From Ministry and Imagination, Ch 6:
"The fact that 'passion' means both suffering and a frenzied release of the libido is not altogether accidental. Sexual intercourse and suffering have long been associated in man's mind. There is the notion that in coitus we die a little. It is also true that we pursue a vision that lies just outside our grasp. Ovid wrote somewhat facetiously Omne animal post coitum triste ('Every animal after coitus is sad'), and it is true (even without qualifications). Somehow we can sustain the sexual union, but we should come away with our routine existence more informed by what it might become. This is as true for any deep relationship as it is for mating, and it depends upon our willingness to trust ourselves, to let go of our self-centeredness in that meeting.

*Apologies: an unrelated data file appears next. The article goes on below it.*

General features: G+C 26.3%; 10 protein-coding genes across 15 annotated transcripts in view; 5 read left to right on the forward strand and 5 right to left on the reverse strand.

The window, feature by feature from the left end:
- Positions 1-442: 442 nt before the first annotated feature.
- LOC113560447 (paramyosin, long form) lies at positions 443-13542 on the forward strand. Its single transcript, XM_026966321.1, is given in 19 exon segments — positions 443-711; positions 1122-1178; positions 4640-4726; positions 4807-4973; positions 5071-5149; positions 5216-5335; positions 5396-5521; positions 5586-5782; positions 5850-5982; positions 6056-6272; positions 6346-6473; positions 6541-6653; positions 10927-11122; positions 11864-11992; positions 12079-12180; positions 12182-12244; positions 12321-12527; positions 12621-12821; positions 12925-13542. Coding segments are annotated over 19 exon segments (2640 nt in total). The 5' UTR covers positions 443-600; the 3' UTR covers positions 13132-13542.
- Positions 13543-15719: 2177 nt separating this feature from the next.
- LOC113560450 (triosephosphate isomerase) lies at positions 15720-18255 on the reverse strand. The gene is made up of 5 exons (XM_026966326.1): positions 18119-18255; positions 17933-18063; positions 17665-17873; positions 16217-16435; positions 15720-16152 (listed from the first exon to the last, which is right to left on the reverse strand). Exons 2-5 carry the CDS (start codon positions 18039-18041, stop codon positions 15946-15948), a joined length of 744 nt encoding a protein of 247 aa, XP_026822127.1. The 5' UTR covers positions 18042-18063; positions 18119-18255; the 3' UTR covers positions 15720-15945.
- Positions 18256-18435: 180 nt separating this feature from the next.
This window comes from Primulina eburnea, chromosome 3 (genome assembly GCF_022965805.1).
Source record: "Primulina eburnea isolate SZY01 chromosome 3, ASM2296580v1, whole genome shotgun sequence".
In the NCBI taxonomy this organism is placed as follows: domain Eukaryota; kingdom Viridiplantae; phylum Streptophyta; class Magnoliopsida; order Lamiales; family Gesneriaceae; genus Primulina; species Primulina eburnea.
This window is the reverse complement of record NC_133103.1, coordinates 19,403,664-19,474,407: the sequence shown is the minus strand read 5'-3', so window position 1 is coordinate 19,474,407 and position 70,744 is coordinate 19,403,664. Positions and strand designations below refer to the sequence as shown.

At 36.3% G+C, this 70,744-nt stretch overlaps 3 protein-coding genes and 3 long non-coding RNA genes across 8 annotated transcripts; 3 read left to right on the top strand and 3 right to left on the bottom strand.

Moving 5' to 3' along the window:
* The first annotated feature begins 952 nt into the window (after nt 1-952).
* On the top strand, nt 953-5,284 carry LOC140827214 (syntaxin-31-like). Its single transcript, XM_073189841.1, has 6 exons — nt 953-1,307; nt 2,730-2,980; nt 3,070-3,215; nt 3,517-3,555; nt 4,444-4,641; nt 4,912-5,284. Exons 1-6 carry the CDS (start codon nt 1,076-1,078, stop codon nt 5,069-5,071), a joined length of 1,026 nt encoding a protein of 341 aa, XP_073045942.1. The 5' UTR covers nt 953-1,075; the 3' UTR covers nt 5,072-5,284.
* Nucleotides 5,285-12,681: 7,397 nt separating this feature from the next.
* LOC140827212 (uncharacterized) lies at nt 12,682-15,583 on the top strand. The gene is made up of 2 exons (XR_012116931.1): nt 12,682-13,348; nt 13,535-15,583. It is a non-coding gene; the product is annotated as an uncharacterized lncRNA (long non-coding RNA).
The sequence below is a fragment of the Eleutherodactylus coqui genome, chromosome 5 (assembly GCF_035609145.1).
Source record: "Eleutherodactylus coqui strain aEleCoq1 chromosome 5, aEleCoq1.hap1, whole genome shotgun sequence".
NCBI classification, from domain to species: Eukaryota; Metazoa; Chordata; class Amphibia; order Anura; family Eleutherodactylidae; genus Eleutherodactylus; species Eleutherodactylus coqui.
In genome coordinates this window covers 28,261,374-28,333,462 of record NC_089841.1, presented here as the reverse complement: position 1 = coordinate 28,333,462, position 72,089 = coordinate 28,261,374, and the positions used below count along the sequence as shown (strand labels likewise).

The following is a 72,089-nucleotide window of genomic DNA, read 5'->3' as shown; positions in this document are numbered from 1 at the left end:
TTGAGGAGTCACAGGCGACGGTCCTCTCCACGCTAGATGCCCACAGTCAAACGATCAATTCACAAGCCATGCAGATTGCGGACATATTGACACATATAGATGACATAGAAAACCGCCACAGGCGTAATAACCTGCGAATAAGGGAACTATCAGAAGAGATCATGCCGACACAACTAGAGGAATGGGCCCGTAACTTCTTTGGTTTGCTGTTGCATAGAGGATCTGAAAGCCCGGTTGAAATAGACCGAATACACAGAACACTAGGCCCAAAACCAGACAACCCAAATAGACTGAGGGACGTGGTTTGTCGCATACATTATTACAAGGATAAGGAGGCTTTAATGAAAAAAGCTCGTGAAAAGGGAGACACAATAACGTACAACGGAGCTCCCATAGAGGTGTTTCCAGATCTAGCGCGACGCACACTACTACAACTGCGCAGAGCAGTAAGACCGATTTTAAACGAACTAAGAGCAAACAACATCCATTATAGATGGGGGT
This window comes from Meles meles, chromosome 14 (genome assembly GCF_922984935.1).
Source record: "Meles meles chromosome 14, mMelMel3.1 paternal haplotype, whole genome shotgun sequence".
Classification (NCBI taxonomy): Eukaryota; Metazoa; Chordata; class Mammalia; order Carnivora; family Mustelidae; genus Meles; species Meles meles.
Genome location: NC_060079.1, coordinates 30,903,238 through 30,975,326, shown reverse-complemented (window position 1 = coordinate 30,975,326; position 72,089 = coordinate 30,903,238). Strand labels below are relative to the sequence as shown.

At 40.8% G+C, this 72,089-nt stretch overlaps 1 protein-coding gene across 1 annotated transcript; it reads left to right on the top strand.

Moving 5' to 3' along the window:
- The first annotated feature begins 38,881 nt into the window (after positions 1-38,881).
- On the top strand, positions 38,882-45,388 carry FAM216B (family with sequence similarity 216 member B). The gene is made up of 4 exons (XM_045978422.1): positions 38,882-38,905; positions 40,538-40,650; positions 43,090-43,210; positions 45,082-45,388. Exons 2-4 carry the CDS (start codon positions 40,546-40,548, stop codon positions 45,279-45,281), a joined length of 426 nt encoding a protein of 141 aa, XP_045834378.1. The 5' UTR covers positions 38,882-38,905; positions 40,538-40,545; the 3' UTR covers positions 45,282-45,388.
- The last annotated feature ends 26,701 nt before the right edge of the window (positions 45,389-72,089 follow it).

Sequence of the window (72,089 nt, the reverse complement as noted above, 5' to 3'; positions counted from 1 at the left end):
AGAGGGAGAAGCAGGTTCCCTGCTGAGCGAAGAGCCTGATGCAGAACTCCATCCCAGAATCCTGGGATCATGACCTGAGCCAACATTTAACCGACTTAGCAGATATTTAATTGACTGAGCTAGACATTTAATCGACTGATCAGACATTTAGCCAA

That very act of letting go, fueled by the mating urge (Eros), renders us vulnerable. Eros is no respecter of the conventions of society, as necessary as they are. Passion draws us into the abyss, with that curious mixture of pain and longing--that strange bittersweet feeling we never outgrow--and we risk that we might find ourselves in the beloved. Our reason tells us we are only foolish, and it is half right. There is only a thin line between 'puppy love' and the passion of the mating bond. The proof lies in the return to the world of obligation and role. Have we glimpsed in the mystery of love that which enables us to live out our life with a deeper compassion for ourselves and those whom we serve?"
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